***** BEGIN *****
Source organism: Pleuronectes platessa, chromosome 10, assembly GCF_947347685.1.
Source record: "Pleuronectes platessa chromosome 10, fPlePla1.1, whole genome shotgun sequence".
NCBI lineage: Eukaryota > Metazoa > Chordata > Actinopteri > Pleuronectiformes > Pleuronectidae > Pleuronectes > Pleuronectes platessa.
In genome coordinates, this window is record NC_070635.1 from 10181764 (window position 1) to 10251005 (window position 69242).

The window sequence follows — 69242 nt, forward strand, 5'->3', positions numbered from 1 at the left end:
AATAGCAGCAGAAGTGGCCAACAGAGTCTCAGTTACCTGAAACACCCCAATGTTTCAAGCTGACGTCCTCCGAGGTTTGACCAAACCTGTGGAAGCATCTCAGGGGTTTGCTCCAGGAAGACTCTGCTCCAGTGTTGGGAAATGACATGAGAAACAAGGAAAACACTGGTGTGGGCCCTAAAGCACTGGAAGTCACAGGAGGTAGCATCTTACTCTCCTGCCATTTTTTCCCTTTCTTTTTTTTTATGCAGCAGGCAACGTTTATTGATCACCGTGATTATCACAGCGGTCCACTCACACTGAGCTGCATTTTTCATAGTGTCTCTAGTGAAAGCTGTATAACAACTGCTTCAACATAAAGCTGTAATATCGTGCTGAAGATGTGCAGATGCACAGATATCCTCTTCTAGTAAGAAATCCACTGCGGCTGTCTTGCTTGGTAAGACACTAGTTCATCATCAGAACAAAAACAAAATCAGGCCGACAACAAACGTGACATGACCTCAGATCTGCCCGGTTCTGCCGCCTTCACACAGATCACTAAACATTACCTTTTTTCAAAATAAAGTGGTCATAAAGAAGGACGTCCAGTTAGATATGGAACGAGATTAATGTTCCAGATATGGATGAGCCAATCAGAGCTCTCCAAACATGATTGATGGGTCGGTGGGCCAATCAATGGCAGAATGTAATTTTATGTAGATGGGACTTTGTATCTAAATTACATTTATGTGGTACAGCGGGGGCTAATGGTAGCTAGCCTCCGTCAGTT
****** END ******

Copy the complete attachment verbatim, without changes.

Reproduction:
Source organism: Pleuronectes platessa, chromosome 10, assembly GCF_947347685.1.
Source record: "Pleuronectes platessa chromosome 10, fPlePla1.1, whole genome shotgun sequence".
NCBI lineage: Eukaryota > Metazoa > Chordata > Actinopteri > Pleuronectiformes > Pleuronectidae > Pleuronectes > Pleuronectes platessa.
In genome coordinates, this window is record NC_070635.1 from 10181764 (window position 1) to 10251005 (window position 69242).

The window sequence follows — 69242 nt, forward strand, 5'->3', positions numbered from 1 at the left end:
AATAGCAGCAGAAGTGGCCAACAGAGTCTCAGTTACCTGAAACACCCCAATGTTTCAAGCTGACGTCCTCCGAGGTTTGACCAAACCTGTGGAAGCATCTCAGGGGTTTGCTCCAGGAAGACTCTGCTCCAGTGTTGGGAAATGACATGAGAAACAAGGAAAACACTGGTGTGGGCCCTAAAGCACTGGAAGTCACAGGAGGTAGCATCTTACTCTCCTGCCATTTTTTCCCTTTCTTTTTTTTTATGCAGCAGGCAACGTTTATTGATCACCGTGATTATCACAGCGGTCCACTCACACTGAGCTGCATTTTTCATAGTGTCTCTAGTGAAAGCTGTATAACAACTGCTTCAACATAAAGCTGTAATATCGTGCTGAAGATGTGCAGATGCACAGATATCCTCTTCTAGTAAGAAATCCACTGCGGCTGTCTTGCTTGGTAAGACACTAGTTCATCATCAGAACAAAAACAAAATCAGGCCGACAACAAACGTGACATGACCTCAGATCTGCCCGGTTCTGCCGCCTTCACACAGATCACTAAACATTACCTTTTTTCAAAATAAAGTGGTCATAAAGAAGGACGTCCAGTTAGATATGGAACGAGATTAATGTTCCAGATATGGATGAGCCAATCAGAGCTCTCCAAACATGATTGATGGGTCGGTGGGCCAATCAATGGCAGAATGTAATTTTATGTAGATGGGACTTTGTATCTAAATTACATTTATGTGGTACAGCGGGGGCTAATGGTAGCTAGCCTCCGTCAGTT